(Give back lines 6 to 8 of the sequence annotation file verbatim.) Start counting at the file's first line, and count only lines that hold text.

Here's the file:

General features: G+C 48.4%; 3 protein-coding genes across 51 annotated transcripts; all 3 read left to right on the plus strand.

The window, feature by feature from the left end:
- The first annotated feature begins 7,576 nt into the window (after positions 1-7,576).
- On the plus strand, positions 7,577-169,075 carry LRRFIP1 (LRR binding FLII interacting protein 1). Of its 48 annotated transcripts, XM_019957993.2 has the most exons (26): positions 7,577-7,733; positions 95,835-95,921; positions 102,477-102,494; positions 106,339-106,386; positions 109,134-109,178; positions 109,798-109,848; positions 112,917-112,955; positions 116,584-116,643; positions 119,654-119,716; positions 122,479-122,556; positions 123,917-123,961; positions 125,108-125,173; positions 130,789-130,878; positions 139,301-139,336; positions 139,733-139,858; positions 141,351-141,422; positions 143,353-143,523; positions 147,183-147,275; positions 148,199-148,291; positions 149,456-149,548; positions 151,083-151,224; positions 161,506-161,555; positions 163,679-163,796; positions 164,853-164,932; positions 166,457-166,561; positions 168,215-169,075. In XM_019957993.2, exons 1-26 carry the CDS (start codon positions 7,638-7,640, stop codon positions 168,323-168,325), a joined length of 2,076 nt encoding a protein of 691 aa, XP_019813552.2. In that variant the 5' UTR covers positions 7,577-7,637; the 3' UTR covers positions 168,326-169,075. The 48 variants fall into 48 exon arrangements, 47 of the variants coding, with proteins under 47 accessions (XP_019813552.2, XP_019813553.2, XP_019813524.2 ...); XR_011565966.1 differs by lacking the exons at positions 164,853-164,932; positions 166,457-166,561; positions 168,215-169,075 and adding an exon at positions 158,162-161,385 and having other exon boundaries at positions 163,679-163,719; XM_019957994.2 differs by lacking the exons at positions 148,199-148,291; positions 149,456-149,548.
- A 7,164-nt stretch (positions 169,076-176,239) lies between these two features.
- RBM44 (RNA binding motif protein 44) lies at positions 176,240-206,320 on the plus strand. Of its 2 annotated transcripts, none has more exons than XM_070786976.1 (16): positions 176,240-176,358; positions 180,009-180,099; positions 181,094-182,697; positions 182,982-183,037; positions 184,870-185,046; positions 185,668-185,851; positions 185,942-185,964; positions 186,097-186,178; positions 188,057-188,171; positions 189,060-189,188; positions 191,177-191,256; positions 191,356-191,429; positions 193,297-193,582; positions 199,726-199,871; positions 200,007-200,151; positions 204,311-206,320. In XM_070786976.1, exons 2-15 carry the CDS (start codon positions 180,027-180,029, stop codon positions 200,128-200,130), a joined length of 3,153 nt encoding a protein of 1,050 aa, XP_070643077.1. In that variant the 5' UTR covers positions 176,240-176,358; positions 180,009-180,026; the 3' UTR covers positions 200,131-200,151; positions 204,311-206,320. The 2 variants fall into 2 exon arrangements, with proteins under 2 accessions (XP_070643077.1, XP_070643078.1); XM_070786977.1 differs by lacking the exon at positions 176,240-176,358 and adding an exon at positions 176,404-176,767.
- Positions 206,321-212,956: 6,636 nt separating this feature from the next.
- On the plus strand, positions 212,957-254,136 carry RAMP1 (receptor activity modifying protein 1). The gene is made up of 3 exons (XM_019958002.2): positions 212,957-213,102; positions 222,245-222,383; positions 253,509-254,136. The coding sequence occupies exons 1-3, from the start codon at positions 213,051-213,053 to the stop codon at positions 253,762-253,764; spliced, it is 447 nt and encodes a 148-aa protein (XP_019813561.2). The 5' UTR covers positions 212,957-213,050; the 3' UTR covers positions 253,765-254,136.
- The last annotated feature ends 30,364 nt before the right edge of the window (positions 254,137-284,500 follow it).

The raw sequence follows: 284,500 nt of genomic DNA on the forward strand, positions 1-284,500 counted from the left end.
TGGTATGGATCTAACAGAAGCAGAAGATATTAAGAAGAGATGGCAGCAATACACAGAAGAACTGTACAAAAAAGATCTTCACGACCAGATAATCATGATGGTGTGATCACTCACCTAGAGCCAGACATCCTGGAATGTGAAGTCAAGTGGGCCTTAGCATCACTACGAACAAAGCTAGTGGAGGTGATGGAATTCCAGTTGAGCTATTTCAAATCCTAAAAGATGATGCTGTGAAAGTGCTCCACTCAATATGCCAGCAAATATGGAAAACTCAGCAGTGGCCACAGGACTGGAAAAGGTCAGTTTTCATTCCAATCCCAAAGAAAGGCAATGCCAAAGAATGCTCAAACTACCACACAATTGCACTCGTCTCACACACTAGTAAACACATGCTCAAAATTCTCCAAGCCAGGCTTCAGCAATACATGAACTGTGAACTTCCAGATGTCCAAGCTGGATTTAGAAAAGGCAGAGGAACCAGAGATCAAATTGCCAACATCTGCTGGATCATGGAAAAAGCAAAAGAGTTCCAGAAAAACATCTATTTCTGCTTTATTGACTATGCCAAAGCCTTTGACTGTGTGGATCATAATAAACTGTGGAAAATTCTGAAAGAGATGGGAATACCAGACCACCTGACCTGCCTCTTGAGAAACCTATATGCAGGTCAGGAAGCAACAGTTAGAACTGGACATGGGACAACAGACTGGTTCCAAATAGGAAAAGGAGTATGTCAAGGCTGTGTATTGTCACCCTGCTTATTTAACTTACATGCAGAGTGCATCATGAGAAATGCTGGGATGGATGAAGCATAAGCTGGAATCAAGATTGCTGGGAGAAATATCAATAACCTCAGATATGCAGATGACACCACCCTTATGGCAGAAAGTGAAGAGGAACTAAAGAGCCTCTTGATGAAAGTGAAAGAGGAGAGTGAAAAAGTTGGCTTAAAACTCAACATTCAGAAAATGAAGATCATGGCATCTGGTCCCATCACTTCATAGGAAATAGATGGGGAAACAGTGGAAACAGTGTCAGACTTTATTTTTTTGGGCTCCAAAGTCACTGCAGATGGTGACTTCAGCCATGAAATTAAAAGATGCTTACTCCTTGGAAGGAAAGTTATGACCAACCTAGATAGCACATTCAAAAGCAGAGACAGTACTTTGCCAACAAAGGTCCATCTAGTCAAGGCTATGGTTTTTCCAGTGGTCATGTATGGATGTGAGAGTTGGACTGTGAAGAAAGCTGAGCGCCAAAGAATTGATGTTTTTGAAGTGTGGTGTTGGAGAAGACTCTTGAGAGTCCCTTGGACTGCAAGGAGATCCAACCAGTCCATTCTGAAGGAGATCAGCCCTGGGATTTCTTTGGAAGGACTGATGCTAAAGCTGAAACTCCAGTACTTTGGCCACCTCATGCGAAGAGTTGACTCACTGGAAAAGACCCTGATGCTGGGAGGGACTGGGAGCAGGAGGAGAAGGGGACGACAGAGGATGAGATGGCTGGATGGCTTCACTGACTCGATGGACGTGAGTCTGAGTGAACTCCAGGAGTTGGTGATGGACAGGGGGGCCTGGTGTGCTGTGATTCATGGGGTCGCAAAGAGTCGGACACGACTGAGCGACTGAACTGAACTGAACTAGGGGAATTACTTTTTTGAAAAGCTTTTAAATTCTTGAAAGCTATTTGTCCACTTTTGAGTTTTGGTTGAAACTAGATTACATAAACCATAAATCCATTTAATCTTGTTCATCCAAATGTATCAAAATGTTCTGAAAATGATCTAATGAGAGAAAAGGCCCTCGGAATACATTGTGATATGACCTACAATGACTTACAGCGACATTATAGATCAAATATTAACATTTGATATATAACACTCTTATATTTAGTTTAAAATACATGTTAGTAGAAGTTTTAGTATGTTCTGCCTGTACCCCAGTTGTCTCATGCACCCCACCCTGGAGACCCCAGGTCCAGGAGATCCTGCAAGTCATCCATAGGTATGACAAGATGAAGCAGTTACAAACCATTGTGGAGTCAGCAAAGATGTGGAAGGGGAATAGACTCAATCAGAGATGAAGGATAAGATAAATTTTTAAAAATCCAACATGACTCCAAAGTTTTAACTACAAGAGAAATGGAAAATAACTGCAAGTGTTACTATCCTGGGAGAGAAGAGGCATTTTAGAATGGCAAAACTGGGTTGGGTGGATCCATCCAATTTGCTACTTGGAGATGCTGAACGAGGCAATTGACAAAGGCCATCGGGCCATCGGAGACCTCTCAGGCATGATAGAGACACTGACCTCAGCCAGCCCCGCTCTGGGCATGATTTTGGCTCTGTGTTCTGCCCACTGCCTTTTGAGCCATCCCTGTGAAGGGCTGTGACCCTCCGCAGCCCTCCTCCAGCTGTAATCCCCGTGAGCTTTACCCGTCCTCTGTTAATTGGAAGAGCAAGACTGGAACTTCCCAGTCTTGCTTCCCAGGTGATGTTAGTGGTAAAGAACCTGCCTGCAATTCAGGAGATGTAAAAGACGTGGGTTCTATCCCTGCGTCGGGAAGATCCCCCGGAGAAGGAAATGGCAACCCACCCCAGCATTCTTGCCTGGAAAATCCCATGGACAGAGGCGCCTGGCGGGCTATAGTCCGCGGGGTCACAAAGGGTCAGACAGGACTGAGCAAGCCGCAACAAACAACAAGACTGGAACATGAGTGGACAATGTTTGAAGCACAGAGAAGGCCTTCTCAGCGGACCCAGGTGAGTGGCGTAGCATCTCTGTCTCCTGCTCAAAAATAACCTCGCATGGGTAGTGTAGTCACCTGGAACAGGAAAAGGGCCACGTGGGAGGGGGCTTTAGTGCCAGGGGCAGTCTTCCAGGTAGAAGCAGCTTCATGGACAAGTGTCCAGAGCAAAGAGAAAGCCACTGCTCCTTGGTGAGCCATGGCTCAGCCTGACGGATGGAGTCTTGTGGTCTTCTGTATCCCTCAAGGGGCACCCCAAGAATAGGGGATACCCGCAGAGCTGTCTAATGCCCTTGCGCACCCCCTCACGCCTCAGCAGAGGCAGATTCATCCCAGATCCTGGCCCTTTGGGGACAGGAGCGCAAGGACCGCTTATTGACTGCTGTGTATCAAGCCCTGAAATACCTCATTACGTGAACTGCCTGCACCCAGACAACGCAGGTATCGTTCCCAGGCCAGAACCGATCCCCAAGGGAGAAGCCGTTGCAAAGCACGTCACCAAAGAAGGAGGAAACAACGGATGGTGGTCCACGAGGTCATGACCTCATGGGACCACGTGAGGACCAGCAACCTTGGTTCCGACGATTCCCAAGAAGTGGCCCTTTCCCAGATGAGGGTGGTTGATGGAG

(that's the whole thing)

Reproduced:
- RBM44 (RNA binding motif protein 44) lies at positions 176,240-206,320 on the plus strand. Of its 2 annotated transcripts, none has more exons than XM_070786976.1 (16): positions 176,240-176,358; positions 180,009-180,099; positions 181,094-182,697; positions 182,982-183,037; positions 184,870-185,046; positions 185,668-185,851; positions 185,942-185,964; positions 186,097-186,178; positions 188,057-188,171; positions 189,060-189,188; positions 191,177-191,256; positions 191,356-191,429; positions 193,297-193,582; positions 199,726-199,871; positions 200,007-200,151; positions 204,311-206,320. In XM_070786976.1, exons 2-15 carry the CDS (start codon positions 180,027-180,029, stop codon positions 200,128-200,130), a joined length of 3,153 nt encoding a protein of 1,050 aa, XP_070643077.1. In that variant the 5' UTR covers positions 176,240-176,358; positions 180,009-180,026; the 3' UTR covers positions 200,131-200,151; positions 204,311-206,320. The 2 variants fall into 2 exon arrangements, with proteins under 2 accessions (XP_070643077.1, XP_070643078.1); XM_070786977.1 differs by lacking the exon at positions 176,240-176,358 and adding an exon at positions 176,404-176,767.
- Positions 206,321-212,956: 6,636 nt separating this feature from the next.
- On the plus strand, positions 212,957-254,136 carry RAMP1 (receptor activity modifying protein 1). The gene is made up of 3 exons (XM_019958002.2): positions 212,957-213,102; positions 222,245-222,383; positions 253,509-254,136. The coding sequence occupies exons 1-3, from the start codon at positions 213,051-213,053 to the stop codon at positions 253,762-253,764; spliced, it is 447 nt and encodes a 148-aa protein (XP_019813561.2). The 5' UTR covers positions 212,957-213,050; the 3' UTR covers positions 253,765-254,136.